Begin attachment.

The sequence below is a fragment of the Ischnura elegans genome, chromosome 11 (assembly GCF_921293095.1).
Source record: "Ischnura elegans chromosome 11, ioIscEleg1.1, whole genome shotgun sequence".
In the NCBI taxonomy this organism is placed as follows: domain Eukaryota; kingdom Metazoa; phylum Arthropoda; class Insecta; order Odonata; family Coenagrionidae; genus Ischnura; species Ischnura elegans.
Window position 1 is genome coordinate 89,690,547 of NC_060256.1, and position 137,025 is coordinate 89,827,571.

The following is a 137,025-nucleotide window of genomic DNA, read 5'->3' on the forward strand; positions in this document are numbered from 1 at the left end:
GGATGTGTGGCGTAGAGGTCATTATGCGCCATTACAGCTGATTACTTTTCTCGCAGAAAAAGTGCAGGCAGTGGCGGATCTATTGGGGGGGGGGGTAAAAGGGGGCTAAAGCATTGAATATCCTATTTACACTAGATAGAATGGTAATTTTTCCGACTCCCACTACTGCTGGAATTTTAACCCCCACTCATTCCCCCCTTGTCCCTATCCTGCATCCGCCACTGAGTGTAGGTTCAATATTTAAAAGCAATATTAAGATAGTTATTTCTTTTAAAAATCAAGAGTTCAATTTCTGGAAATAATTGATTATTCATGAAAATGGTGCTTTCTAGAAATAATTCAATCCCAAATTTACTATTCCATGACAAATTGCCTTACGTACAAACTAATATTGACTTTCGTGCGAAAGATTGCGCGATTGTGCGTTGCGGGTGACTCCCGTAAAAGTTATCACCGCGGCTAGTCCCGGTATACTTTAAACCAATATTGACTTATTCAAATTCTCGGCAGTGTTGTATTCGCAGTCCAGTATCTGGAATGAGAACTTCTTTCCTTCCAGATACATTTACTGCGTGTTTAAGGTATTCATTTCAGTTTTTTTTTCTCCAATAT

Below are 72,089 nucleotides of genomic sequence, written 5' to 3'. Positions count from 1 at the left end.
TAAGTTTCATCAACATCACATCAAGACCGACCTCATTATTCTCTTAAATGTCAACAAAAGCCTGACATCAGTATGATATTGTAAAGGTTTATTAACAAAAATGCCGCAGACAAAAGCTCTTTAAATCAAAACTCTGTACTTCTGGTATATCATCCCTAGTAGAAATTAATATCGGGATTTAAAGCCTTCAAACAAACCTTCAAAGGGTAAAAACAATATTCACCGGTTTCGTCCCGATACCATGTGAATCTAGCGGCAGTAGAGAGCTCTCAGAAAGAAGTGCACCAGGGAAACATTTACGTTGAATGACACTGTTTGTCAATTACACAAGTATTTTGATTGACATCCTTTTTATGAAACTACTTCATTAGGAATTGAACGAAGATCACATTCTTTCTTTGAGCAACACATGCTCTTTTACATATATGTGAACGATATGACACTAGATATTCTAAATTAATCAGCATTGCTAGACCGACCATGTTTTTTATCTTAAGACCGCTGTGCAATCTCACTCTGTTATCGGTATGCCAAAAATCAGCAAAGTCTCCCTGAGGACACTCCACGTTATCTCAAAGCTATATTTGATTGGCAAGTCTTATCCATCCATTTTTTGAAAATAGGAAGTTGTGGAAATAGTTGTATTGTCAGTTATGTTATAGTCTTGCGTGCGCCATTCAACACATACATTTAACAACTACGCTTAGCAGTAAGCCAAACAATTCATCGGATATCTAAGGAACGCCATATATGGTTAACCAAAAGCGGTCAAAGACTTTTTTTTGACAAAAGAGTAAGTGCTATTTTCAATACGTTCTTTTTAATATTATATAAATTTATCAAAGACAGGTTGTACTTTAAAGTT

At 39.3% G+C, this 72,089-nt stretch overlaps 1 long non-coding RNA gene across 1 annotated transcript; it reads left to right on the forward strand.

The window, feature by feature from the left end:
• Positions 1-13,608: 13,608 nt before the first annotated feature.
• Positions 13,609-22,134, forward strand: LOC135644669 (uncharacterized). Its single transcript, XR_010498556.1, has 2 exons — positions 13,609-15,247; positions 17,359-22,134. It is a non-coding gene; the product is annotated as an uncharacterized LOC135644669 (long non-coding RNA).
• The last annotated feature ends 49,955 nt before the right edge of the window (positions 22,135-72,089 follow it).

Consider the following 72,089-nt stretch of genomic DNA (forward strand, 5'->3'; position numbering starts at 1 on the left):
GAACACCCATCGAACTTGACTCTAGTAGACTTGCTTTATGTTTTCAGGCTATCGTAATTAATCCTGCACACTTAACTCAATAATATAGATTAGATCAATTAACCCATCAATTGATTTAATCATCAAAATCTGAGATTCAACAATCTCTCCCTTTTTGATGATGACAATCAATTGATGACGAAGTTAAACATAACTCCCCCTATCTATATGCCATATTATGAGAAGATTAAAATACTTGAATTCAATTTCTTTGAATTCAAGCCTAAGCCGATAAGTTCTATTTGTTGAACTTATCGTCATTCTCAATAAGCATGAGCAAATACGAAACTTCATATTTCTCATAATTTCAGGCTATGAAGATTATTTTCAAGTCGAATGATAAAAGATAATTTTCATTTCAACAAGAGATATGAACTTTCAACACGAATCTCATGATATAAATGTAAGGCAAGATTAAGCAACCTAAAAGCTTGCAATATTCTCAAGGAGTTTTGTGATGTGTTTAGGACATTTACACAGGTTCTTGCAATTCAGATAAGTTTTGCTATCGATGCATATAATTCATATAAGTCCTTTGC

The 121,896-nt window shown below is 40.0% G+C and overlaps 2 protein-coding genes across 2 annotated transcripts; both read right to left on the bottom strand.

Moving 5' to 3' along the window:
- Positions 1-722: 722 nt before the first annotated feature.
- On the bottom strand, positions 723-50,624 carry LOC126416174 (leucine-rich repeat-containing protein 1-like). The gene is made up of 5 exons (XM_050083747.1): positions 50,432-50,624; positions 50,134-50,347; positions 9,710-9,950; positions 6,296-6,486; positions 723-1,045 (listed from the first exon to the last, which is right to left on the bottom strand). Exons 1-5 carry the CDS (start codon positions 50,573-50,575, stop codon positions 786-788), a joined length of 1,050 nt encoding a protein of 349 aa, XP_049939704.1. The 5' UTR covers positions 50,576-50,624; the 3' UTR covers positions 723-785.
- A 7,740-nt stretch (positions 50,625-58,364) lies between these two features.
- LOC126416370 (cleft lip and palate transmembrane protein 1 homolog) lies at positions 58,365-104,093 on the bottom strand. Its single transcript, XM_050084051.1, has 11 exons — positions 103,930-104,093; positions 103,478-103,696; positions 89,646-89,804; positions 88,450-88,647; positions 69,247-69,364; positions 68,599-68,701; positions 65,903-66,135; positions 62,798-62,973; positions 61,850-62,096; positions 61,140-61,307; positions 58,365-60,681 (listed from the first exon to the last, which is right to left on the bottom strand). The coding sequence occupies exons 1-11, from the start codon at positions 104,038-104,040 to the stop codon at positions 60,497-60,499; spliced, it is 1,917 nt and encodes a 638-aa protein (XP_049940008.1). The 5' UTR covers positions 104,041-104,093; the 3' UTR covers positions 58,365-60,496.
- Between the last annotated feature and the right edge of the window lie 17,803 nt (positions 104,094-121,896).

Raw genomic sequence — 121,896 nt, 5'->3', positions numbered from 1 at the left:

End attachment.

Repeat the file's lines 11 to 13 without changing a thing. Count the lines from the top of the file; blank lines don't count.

• Positions 1-13,608: 13,608 nt before the first annotated feature.
• Positions 13,609-22,134, forward strand: LOC135644669 (uncharacterized). Its single transcript, XR_010498556.1, has 2 exons — positions 13,609-15,247; positions 17,359-22,134. It is a non-coding gene; the product is annotated as an uncharacterized LOC135644669 (long non-coding RNA).
• The last annotated feature ends 49,955 nt before the right edge of the window (positions 22,135-72,089 follow it).